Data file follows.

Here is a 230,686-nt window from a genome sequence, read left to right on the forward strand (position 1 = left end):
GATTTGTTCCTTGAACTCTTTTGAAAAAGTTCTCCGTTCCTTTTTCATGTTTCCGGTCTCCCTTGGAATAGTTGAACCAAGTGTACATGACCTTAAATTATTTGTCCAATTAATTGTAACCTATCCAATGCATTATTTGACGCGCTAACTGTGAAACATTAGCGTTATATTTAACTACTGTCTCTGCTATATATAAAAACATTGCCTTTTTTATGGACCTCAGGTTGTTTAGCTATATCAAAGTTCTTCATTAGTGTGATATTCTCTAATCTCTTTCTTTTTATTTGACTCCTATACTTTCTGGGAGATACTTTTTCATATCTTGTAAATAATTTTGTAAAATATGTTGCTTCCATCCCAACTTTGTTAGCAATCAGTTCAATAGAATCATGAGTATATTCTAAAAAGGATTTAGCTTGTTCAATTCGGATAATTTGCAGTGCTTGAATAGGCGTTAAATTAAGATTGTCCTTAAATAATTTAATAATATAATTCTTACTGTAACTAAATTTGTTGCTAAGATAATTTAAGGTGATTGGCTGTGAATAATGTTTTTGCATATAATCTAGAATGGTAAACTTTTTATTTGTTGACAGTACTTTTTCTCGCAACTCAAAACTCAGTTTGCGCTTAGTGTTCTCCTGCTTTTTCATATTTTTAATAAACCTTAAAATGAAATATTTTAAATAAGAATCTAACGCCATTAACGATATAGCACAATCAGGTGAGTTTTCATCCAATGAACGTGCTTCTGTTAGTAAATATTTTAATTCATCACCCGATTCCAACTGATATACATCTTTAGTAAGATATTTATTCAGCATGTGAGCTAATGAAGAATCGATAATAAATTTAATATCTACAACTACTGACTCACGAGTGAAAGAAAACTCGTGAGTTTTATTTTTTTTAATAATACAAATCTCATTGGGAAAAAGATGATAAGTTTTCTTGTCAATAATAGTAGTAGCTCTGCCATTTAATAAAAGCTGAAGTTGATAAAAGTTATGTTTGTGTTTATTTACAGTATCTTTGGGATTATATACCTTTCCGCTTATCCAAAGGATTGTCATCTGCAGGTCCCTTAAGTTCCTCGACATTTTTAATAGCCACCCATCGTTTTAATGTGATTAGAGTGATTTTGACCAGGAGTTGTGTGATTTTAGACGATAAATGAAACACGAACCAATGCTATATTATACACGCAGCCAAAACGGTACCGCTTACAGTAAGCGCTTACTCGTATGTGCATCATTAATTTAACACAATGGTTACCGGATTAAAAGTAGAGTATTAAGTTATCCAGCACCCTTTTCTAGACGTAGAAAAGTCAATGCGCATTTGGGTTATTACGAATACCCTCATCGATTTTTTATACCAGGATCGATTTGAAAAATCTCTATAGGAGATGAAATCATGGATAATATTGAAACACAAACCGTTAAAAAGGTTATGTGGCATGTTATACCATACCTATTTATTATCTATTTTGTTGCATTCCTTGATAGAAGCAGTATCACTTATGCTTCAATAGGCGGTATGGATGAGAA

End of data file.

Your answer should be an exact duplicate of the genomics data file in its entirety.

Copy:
Here is a 230,686-nt window from a genome sequence, read left to right on the forward strand (position 1 = left end):
GATTTGTTCCTTGAACTCTTTTGAAAAAGTTCTCCGTTCCTTTTTCATGTTTCCGGTCTCCCTTGGAATAGTTGAACCAAGTGTACATGACCTTAAATTATTTGTCCAATTAATTGTAACCTATCCAATGCATTATTTGACGCGCTAACTGTGAAACATTAGCGTTATATTTAACTACTGTCTCTGCTATATATAAAAACATTGCCTTTTTTATGGACCTCAGGTTGTTTAGCTATATCAAAGTTCTTCATTAGTGTGATATTCTCTAATCTCTTTCTTTTTATTTGACTCCTATACTTTCTGGGAGATACTTTTTCATATCTTGTAAATAATTTTGTAAAATATGTTGCTTCCATCCCAACTTTGTTAGCAATCAGTTCAATAGAATCATGAGTATATTCTAAAAAGGATTTAGCTTGTTCAATTCGGATAATTTGCAGTGCTTGAATAGGCGTTAAATTAAGATTGTCCTTAAATAATTTAATAATATAATTCTTACTGTAACTAAATTTGTTGCTAAGATAATTTAAGGTGATTGGCTGTGAATAATGTTTTTGCATATAATCTAGAATGGTAAACTTTTTATTTGTTGACAGTACTTTTTCTCGCAACTCAAAACTCAGTTTGCGCTTAGTGTTCTCCTGCTTTTTCATATTTTTAATAAACCTTAAAATGAAATATTTTAAATAAGAATCTAACGCCATTAACGATATAGCACAATCAGGTGAGTTTTCATCCAATGAACGTGCTTCTGTTAGTAAATATTTTAATTCATCACCCGATTCCAACTGATATACATCTTTAGTAAGATATTTATTCAGCATGTGAGCTAATGAAGAATCGATAATAAATTTAATATCTACAACTACTGACTCACGAGTGAAAGAAAACTCGTGAGTTTTATTTTTTTTAATAATACAAATCTCATTGGGAAAAAGATGATAAGTTTTCTTGTCAATAATAGTAGTAGCTCTGCCATTTAATAAAAGCTGAAGTTGATAAAAGTTATGTTTGTGTTTATTTACAGTATCTTTGGGATTATATACCTTTCCGCTTATCCAAAGGATTGTCATCTGCAGGTCCCTTAAGTTCCTCGACATTTTTAATAGCCACCCATCGTTTTAATGTGATTAGAGTGATTTTGACCAGGAGTTGTGTGATTTTAGACGATAAATGAAACACGAACCAATGCTATATTATACACGCAGCCAAAACGGTACCGCTTACAGTAAGCGCTTACTCGTATGTGCATCATTAATTTAACACAATGGTTACCGGATTAAAAGTAGAGTATTAAGTTATCCAGCACCCTTTTCTAGACGTAGAAAAGTCAATGCGCATTTGGGTTATTACGAATACCCTCATCGATTTTTTATACCAGGATCGATTTGAAAAATCTCTATAGGAGATGAAATCATGGATAATATTGAAACACAAACCGTTAAAAAGGTTATGTGGCATGTTATACCATACCTATTTATTATCTATTTTGTTGCATTCCTTGATAGAAGCAGTATCACTTATGCTTCAATAGGCGGTATGGATGAGAA